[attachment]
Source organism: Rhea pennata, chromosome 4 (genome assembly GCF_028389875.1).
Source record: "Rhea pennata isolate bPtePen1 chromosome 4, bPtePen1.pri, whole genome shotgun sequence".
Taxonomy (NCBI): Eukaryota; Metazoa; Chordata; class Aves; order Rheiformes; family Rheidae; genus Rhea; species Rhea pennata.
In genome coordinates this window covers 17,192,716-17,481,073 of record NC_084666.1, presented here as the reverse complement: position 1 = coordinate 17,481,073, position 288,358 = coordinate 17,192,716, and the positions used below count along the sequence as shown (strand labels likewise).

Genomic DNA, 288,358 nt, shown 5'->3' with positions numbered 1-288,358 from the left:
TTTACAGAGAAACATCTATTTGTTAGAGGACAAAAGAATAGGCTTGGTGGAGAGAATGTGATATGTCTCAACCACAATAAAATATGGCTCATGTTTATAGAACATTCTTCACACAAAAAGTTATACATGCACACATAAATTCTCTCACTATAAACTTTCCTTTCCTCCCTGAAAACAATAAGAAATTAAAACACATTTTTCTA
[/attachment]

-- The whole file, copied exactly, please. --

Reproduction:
Source organism: Rhea pennata, chromosome 4 (genome assembly GCF_028389875.1).
Source record: "Rhea pennata isolate bPtePen1 chromosome 4, bPtePen1.pri, whole genome shotgun sequence".
Taxonomy (NCBI): Eukaryota; Metazoa; Chordata; class Aves; order Rheiformes; family Rheidae; genus Rhea; species Rhea pennata.
In genome coordinates this window covers 17,192,716-17,481,073 of record NC_084666.1, presented here as the reverse complement: position 1 = coordinate 17,481,073, position 288,358 = coordinate 17,192,716, and the positions used below count along the sequence as shown (strand labels likewise).

Genomic DNA, 288,358 nt, shown 5'->3' with positions numbered 1-288,358 from the left:
TTTACAGAGAAACATCTATTTGTTAGAGGACAAAAGAATAGGCTTGGTGGAGAGAATGTGATATGTCTCAACCACAATAAAATATGGCTCATGTTTATAGAACATTCTTCACACAAAAAGTTATACATGCACACATAAATTCTCTCACTATAAACTTTCCTTTCCTCCCTGAAAACAATAAGAAATTAAAACACATTTTTCTA